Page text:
This report investigates the role of horizontal inequalities, including gender, rural-urban and centre-periphery, as well as vertical inequalities, including income, in the variation in perceptions of public service quality and in the actual provision of public services in Sudan. It first develops a model of the determinants of perceptions of public service quality informed by theoretical and context specific literature. This model, presented in Chapter 2, considers both horizontal and vertical inequalities and other relevant determinants of perceptions of public services, including additional socioeconomic and demographic indicators and trust in public institutions. Chapter 3 then investigates these determinants at the individual-level using DFID Sudan's 2013 household survey data, and, where relevant, 2012 household survey data, using regression analysis. Chapter 3 then addresses the role of actual provision in determining perceptions by incorporating provision data for each service into the regression models at the state-level. Chapter 4 discusses the limitations of both the survey data and the analysis, providing suggestions for further analysis. Finally, in Chapter 5 the results of the analyses are used to provide DFID Sudan with strategic and evidence-based policy recommendations that address inequalities in both perceptions and actual provision of education, health and WAS services.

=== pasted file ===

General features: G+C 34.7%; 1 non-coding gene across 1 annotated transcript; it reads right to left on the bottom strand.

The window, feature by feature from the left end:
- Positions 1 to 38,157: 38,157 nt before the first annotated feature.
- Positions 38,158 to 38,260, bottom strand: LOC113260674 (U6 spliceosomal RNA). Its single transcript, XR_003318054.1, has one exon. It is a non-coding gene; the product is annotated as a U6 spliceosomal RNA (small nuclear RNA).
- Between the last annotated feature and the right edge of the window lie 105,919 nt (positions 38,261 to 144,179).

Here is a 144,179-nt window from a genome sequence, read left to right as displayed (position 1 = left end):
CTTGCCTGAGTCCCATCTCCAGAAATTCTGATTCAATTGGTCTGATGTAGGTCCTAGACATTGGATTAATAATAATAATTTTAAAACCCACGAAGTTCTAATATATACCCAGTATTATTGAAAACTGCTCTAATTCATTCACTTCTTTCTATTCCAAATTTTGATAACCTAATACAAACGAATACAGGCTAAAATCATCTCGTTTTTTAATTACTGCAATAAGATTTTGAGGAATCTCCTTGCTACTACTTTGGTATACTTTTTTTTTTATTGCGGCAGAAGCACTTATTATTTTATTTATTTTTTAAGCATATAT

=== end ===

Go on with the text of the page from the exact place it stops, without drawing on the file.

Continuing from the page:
The appendices are provided in a separate document.
Crowther, N.; Okamura, K.; Raja, C.; Rinnert, D.; Spencer, E. Inequalities in Public Services in the Sudan - Using a perceptions-informed view to drive policy in education, health and water provision. LSE Master of Public Administration (MPA) Capstone Report. London School of Economics and Political Science (LSE), London, UK (2014) 64 pp. (+ 67 pp. appendices) pp.